The package of five political laws is the government's justification for limiting the people's rights to political participation. The role of political parties as a channel for the people to become involved in politics, as the birthplace of popular sovereignty, needs to be established immediately. Fair and democratic elections, those which do not limit the participation and the political aspirations of people as given rights in a modern civil society, have never existed. The structure of the upper and lower Houses of Parliament reflect the tactics used by the regime to maintain power. Those belonging to cliques and the military have the special privileges of being appointed by Suharto and have never had to subject themselves to elections. Laws governing mass organisations do not allow them to have political affiliations and their formation is often obstructed. Lastly, laws governing referenda are such that they have never been enacted to decide important questions, for example, the appropriateness of the 1945 Constitution given the changing socio-economic and political world context. Instead the constitution has become something sacred. People who are sovereign are people who can learn about and have the opportunity and the ability to understand their sovereignty and can understand their ability to engage in politics. If we are to achieve these aims, there is no alternative but to repeal the five political laws of 1985.

The military encroaches on civil life. In a modern society civilians who don't carry weapons should have absolute control over the military, turning the military into the "giant mute". (to borrow the French term La Grande Muette). Not one word on power or politics should be communicated through the barrel of a gun. Therefore, the people have to demand the repeal of the Dual Function of the ABRI doctrine.

The subordination of the New Order regime to the world capitalist system means that the Suharto government has been unable to escape from international scrutiny over the oppression which exists in this country. The fall of authoritarian regimes in Latin America, Africa and Asia has taught the regime and the democratic movement that no authoritarian power can last forever. Everything has its end, just as it has its beginning.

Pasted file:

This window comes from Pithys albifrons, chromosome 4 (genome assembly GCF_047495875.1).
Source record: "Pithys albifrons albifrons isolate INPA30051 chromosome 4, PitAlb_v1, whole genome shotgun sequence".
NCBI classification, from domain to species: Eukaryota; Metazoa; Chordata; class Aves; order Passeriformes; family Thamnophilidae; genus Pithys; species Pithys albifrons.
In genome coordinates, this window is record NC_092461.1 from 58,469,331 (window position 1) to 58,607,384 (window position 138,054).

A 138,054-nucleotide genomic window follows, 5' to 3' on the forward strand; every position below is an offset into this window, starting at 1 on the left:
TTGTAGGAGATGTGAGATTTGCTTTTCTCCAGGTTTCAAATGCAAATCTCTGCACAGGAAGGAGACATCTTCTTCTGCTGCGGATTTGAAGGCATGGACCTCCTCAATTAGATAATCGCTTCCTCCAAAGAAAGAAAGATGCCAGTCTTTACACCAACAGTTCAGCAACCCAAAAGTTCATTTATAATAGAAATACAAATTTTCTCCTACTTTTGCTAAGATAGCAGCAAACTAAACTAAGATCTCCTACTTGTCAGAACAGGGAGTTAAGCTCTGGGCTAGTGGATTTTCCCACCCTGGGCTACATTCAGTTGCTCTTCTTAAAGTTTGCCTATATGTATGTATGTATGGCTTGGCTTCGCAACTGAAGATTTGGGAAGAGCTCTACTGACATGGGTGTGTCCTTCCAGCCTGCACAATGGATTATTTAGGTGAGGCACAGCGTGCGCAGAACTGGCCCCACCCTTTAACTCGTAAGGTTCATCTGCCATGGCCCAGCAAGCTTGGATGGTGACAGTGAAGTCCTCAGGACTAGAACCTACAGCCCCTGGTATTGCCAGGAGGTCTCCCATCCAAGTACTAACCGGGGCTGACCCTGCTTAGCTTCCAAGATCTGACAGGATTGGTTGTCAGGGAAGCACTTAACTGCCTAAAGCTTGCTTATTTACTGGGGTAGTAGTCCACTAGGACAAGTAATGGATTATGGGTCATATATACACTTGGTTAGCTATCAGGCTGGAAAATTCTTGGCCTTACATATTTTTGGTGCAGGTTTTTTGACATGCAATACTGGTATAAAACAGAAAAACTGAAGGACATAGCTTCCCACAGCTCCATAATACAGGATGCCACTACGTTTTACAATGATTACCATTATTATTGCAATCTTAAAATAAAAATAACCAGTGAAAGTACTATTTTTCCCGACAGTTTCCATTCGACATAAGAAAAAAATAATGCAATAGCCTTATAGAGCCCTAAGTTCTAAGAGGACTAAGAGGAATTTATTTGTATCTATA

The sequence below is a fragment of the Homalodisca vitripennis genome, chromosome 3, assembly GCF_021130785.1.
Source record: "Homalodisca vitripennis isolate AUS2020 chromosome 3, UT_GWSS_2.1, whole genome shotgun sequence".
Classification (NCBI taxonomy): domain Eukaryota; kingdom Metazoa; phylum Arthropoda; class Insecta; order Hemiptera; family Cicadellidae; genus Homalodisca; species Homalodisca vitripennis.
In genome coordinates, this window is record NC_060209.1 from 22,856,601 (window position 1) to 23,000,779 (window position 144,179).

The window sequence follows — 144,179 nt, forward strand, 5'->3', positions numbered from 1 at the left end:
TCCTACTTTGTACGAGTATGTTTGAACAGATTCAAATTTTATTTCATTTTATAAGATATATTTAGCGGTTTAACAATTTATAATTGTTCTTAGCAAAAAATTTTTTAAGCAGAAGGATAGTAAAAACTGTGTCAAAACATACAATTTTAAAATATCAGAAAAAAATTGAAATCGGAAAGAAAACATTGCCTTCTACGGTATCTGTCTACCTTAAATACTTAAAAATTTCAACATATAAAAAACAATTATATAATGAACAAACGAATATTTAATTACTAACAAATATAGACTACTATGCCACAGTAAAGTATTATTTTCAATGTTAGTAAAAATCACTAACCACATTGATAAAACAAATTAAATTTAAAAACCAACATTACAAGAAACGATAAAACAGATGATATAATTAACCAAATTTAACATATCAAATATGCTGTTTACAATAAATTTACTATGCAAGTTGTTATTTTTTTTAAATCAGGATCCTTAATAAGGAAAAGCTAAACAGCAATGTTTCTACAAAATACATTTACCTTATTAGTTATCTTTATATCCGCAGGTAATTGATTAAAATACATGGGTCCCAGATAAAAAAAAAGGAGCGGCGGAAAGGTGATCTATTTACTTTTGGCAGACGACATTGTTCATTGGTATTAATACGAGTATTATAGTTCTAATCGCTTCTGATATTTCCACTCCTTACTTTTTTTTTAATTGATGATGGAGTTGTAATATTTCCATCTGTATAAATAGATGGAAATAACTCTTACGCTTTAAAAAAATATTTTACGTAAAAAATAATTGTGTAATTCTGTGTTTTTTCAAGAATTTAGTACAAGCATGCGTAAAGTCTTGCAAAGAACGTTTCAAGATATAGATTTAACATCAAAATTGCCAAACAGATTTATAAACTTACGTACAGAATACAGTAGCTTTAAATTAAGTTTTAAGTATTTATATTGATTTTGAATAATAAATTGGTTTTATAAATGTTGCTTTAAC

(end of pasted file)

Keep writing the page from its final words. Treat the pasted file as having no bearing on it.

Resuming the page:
Self-determination for East Timor

Foreign economic policies should have an anti-neocolonial character, as opposed to the policies of agreements such as those embodied in NAFTA, APEC and AFTA. Internationalism must abide by the principles of peace and humanism. For that reason, the end of the Indonesian occupation of East Timor has to be part of our political program, not merely of us extending solidarity, but of fighting alongside the East Timorese for their right to determine their own destiny and to be independent. The Indonesian people's democratic struggle will not be complete and genuine unless it joins with the Maubere people's demand for independence. The PRD opposes national chauvinism and considers internationalist links as the mainstay of the people's struggle. The integrated nature of global capitalist power, with the support of governments who have no respect for democracy, necessitates an international resistance against it. For that reason, the PRD will actively support all international forums and actions which are of a grassroots character and are opposed to oppression.

The way forward